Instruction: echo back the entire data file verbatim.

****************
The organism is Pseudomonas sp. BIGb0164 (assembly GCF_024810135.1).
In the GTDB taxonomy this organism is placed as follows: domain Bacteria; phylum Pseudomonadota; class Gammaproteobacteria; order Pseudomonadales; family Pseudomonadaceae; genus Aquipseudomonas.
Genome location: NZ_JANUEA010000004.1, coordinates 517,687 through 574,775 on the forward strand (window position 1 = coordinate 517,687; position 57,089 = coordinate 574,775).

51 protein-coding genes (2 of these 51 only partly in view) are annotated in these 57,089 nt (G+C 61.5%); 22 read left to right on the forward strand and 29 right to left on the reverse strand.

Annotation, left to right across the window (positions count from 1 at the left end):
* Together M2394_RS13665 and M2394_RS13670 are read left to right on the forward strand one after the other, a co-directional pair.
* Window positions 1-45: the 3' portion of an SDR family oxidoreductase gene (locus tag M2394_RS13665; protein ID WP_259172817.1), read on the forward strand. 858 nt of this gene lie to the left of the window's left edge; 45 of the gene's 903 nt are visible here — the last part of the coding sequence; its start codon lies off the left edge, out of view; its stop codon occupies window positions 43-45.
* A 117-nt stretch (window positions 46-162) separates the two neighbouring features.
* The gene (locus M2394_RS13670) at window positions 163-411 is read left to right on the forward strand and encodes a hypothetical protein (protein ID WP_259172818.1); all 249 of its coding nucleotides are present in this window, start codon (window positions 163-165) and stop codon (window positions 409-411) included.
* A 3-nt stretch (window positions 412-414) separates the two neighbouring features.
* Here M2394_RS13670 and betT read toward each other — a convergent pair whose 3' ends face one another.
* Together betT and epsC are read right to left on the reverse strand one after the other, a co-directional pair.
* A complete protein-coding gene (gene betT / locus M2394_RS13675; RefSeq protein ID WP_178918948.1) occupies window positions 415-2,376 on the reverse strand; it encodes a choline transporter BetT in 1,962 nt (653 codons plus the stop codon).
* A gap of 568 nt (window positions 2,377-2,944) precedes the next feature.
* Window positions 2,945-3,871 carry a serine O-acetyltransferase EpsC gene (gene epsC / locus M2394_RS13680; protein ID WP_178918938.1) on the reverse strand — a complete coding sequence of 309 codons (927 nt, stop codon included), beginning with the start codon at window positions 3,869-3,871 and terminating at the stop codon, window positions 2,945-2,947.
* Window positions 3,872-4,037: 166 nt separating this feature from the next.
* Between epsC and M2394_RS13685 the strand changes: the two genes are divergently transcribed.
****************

The organism is Pseudomonas sp. BIGb0164 (assembly GCF_024810135.1).
In the GTDB taxonomy this organism is placed as follows: domain Bacteria; phylum Pseudomonadota; class Gammaproteobacteria; order Pseudomonadales; family Pseudomonadaceae; genus Aquipseudomonas.
Genome location: NZ_JANUEA010000004.1, coordinates 517,687 through 574,775 on the forward strand (window position 1 = coordinate 517,687; position 57,089 = coordinate 574,775).

51 protein-coding genes (2 of these 51 only partly in view) are annotated in these 57,089 nt (G+C 61.5%); 22 read left to right on the forward strand and 29 right to left on the reverse strand.

Annotation, left to right across the window (positions count from 1 at the left end):
* Together M2394_RS13665 and M2394_RS13670 are read left to right on the forward strand one after the other, a co-directional pair.
* Window positions 1-45: the 3' portion of an SDR family oxidoreductase gene (locus tag M2394_RS13665; protein ID WP_259172817.1), read on the forward strand. 858 nt of this gene lie to the left of the window's left edge; 45 of the gene's 903 nt are visible here — the last part of the coding sequence; its start codon lies off the left edge, out of view; its stop codon occupies window positions 43-45.
* A 117-nt stretch (window positions 46-162) separates the two neighbouring features.
* The gene (locus M2394_RS13670) at window positions 163-411 is read left to right on the forward strand and encodes a hypothetical protein (protein ID WP_259172818.1); all 249 of its coding nucleotides are present in this window, start codon (window positions 163-165) and stop codon (window positions 409-411) included.
* A 3-nt stretch (window positions 412-414) separates the two neighbouring features.
* Here M2394_RS13670 and betT read toward each other — a convergent pair whose 3' ends face one another.
* Together betT and epsC are read right to left on the reverse strand one after the other, a co-directional pair.
* A complete protein-coding gene (gene betT / locus M2394_RS13675; RefSeq protein ID WP_178918948.1) occupies window positions 415-2,376 on the reverse strand; it encodes a choline transporter BetT in 1,962 nt (653 codons plus the stop codon).
* A gap of 568 nt (window positions 2,377-2,944) precedes the next feature.
* Window positions 2,945-3,871 carry a serine O-acetyltransferase EpsC gene (gene epsC / locus M2394_RS13680; protein ID WP_178918938.1) on the reverse strand — a complete coding sequence of 309 codons (927 nt, stop codon included), beginning with the start codon at window positions 3,869-3,871 and terminating at the stop codon, window positions 2,945-2,947.
* Window positions 3,872-4,037: 166 nt separating this feature from the next.
* Between epsC and M2394_RS13685 the strand changes: the two genes are divergently transcribed.